The level of evidence was assessed using the GRADE methodology based on discussions between a methodology expert and individual committee members to ensure the objectivity of the level of evidence assessment and application of the same evaluation criteria throughout the recommendations. The direction and strength of each recommendation were determined by the four factors considered in the GRADE methodology: level of evidence, effect size (weighing of benefits and harms), patient values and preferences, and resources.
Meta-analysis
A meta-analysis was performed when unexplained heterogeneity or two or more outcomes were reported in the included studies. However, when the studies had different designs, they were not combined, and meta-analyses were performed separately. In addition, under suspicion of duplication of research data, only the study published most recently or involving the largest sample size was included in the final meta-analysis.
KQ 1. Protocol for liberation from mechanical ventilation
Question 1: In critically ill patients receiving ventilation, does a mechanical ventilation weaning protocol increase the success rate of ventilator liberation?
Recommendation
For critically ill patients on mechanical ventilation, we recommend the use of a mechanical ventilation weaning protocol (recommendation B, conditional recommendation, moderate certainty in the evidence).
Remarks: In studies published to date, no differences have been reported to depend on who (doctors, nurses, or respiratory therapists) applies the weaning protocols for mechanical ventilation, but it is necessary to develop weaning protocols suitable for each institution.
Values and Preference
This recommendation places a high value on decreasing the duration of mechanical ventilation, weaning time, and length of ICU stay.
Background
Mechanical ventilation is an important part of critical care in patients with respiratory failure. However, unnecessarily prolonged mechanical ventilation results in various complications, such as tracheal injuries, barotrauma, and ventilator-associated pneumonia, which can increase in-hospital mortality [3]. If the cause of respiratory failure is being treated and improving, reducing the patient’s level of sedation, increasing their waking consciousness (spontaneous awakening trial), and assessing their readiness for withdrawal from mechanical ventilation daily with a SBT is recommended [11]. The criteria for patients to be weaned from mechanical ventilation are: respiratory rate <35/min, adequate oxygenation (FiO2 ≤40% and positive end-expiratory pressure [PEEP] ≤8 cm H2O, oxygen saturation >90%, or PaO2/FiO2 ratio >150), adequate cough reflex, conscious status on the Richmond Agitation-Sedation Scale from –2 to +1 (an awake state, no use of continuous sedation, and no or minimal use of vasopressors) [12]. Patients admitted for traumatic brain injury, those diagnosed with peripheral neuromuscular disease, and those who refused reintubation were excluded from the relevant study [12]. The criteria for extubation failure are a respiratory rate ≥35 /min, use of accessory muscles of respiration, oxygen saturation <90%, (FiO2 0.4 or at least 6 L/min of supplemental oxygen), heart rate ≥140 beats/min, systolic blood pressure <90 mm Hg or >180 mm Hg, cyanosis, skin mottling, and decreased level of consciousness.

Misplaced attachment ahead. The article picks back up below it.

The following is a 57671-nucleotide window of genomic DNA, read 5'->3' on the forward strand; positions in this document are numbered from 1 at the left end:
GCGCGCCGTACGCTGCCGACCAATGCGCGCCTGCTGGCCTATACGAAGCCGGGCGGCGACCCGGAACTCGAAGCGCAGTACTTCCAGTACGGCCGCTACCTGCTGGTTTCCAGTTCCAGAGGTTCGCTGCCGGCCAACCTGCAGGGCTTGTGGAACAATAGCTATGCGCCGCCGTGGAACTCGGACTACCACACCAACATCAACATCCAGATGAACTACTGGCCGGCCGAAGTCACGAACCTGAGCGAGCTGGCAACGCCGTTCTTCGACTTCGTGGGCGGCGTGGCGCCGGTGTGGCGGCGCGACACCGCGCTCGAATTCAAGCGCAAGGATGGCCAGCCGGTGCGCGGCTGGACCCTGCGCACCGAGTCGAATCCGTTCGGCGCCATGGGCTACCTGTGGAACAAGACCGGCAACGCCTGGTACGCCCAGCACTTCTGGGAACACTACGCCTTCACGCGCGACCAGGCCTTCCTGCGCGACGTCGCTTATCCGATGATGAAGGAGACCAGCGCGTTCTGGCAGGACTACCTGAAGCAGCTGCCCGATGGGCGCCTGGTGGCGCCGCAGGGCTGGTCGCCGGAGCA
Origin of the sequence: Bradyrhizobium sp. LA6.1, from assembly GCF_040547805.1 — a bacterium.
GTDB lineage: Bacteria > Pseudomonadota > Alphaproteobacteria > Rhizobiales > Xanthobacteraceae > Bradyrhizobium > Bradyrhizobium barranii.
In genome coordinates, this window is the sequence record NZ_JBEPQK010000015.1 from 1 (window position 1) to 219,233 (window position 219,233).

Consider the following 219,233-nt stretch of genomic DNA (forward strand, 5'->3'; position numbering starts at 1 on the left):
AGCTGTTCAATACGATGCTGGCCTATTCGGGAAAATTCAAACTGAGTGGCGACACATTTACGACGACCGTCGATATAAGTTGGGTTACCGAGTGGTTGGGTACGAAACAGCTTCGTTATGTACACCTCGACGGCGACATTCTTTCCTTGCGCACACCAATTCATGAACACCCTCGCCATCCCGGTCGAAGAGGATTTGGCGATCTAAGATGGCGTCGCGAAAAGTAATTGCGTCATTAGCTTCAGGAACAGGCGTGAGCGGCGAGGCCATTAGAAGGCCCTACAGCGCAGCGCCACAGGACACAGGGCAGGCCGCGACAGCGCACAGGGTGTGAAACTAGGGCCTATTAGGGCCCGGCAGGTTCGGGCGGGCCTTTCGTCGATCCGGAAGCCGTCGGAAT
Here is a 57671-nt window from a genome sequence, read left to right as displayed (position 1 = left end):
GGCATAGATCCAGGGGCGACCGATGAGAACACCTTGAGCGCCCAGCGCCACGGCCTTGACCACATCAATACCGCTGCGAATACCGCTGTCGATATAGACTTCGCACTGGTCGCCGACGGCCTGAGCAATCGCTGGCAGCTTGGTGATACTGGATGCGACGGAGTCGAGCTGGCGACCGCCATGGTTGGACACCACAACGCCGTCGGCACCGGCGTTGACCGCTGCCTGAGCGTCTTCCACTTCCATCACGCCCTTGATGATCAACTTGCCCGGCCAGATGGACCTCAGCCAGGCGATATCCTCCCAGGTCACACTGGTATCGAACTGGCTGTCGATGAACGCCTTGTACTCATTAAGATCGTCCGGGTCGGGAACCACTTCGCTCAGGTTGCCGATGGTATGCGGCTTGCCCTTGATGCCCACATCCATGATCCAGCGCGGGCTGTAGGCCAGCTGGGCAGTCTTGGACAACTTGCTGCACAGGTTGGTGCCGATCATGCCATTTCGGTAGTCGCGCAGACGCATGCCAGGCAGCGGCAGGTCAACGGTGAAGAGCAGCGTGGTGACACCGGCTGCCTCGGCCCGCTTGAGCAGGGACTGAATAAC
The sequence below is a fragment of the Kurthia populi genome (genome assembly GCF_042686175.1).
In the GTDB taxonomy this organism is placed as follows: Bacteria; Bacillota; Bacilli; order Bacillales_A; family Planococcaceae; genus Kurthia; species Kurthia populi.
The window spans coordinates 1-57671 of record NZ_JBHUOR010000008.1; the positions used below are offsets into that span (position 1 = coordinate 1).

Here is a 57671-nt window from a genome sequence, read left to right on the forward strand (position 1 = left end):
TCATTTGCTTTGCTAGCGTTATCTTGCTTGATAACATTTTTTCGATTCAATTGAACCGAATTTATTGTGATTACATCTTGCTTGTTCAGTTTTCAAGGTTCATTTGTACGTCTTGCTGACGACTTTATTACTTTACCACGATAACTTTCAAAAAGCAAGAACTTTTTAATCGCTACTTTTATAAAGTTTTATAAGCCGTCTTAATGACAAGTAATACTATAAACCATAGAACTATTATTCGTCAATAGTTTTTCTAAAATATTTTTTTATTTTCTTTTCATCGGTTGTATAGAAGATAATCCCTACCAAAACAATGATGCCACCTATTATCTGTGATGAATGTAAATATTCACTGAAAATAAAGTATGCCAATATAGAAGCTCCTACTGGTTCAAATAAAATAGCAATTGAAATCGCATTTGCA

Previously, ICU physicians evaluated the patient’s condition and then went through the process of mechanical ventilation weaning and extubation. However, ICU physicians are generally unable to continuously evaluate a single patient, and so the process was affected by the physician’s schedule. Therefore, it has been reported that ICU nurses or respiratory therapists should use mechanical ventilation weaning protocols to shorten the mechanical ventilation period and ICU length of stay [13,14].
Summary of Evidence